A Legacy of Shame: French Narratives of War and Occupation

Kitchen coverThis book is the winner of the Peter Lang Young Scholars Competition in French Studies 2011.

A Legacy of Shame is the first in-depth study of shame in French narratives of the Second World War and the Nazi Occupation of France. Wartime shame continues to be a recurrent theme in literature and film and is an ongoing topic of cultural and political debate and yet the problem of shame has only been mentioned incidentally by cultural critics. In the concluding lines of Le Syndrome de Vichy, Henry Rousso locates the ‘syndrome’, the continual return of wartime memories in the present, in the postwar desire to restore national unity and identity. This book proposes that beneath Rousso’s syndrome lies a disintegrated sense of shame. Although this shame is painfully exposed in narratives, it remains unacknowledged as a collective, national memory and has consequently continued to trouble postwar constructions of national identity and history. By investigating narrative expressions of shame and theories of shame produced by the events of this historical moment, the book examines the issues that this legacy presents for cultural history, collective memory and, implicitly, for postwar national identity.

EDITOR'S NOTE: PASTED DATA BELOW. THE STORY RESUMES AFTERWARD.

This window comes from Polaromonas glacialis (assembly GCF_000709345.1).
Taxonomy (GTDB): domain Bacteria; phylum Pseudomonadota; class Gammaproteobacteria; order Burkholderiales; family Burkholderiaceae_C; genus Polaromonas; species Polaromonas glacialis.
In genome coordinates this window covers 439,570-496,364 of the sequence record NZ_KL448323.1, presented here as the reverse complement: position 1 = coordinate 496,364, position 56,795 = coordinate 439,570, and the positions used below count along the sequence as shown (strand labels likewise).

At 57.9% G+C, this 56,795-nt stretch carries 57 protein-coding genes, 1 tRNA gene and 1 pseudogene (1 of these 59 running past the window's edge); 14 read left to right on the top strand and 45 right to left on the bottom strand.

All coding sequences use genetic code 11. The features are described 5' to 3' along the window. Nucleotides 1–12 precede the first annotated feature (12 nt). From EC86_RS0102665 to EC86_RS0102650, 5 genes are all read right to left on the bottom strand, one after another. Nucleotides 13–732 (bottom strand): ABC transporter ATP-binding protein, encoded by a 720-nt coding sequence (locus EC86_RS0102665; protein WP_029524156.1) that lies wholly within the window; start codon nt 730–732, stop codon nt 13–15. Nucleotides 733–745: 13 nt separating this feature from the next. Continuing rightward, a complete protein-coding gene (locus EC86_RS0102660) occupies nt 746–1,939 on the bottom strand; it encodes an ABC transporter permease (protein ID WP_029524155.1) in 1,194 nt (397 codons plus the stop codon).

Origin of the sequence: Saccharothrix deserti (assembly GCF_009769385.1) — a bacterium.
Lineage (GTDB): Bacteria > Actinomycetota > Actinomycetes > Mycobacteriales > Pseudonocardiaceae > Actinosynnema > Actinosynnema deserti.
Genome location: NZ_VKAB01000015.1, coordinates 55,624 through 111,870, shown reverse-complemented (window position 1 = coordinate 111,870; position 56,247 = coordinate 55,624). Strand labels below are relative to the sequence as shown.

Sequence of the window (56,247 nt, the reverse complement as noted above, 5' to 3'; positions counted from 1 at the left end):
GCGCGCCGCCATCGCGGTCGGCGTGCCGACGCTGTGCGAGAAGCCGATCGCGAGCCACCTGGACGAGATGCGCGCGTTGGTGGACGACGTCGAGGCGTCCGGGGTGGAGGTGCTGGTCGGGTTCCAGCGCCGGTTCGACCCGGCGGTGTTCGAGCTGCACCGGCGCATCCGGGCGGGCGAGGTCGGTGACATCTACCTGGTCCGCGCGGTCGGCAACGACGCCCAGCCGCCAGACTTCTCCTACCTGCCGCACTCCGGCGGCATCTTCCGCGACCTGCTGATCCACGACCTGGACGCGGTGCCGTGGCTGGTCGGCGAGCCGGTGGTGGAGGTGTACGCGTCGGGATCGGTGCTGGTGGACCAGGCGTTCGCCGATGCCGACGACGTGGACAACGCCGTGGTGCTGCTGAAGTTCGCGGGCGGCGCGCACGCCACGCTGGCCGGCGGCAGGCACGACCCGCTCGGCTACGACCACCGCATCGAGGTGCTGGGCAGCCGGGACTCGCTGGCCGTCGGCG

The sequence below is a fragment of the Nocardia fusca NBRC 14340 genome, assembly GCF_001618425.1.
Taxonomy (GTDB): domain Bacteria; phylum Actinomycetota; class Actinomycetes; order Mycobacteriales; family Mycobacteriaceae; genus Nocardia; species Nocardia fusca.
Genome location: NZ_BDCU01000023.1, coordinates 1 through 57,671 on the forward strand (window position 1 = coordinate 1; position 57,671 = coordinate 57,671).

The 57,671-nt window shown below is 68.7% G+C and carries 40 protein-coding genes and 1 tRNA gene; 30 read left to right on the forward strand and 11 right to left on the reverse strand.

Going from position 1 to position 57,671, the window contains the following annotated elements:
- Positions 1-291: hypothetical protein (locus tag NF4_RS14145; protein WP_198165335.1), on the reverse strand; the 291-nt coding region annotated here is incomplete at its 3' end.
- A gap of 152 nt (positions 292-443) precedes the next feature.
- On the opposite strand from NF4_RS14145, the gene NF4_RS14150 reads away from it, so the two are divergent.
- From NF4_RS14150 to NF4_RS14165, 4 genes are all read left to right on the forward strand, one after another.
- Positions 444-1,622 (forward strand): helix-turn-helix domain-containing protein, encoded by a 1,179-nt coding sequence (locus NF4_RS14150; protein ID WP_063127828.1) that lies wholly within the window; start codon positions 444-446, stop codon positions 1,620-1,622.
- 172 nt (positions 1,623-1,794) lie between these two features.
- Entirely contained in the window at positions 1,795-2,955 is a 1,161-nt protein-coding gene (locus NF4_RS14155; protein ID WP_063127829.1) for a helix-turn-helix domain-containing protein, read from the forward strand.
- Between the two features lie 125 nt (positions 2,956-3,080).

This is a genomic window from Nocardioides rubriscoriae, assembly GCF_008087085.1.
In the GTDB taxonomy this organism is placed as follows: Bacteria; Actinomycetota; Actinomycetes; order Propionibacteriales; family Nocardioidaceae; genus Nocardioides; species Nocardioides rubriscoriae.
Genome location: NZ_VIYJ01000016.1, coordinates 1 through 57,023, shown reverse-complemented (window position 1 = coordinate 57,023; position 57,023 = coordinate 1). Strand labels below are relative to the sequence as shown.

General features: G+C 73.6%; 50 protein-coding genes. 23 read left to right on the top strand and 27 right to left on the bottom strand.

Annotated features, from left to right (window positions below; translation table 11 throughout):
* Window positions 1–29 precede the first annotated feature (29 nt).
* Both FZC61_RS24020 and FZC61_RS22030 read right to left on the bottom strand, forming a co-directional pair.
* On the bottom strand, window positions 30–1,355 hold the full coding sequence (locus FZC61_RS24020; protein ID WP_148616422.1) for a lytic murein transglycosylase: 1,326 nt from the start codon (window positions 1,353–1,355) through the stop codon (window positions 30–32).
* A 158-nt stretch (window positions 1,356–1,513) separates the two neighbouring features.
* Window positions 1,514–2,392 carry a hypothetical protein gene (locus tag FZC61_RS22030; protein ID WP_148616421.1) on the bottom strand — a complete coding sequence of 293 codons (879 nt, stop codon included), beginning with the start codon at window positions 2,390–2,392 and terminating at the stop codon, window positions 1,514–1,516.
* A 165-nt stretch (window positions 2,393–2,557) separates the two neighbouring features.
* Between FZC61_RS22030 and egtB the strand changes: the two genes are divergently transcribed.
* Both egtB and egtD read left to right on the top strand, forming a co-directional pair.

Ruth Kitchen is a postdoctoral researcher at the University of Leeds. Her research examines twentieth- and twenty-first-century French literature, film, philosophy and cultural history. Her next project will examine the philosophical and educational theories underpinning cultural representations of deafness in Francophone cinema.

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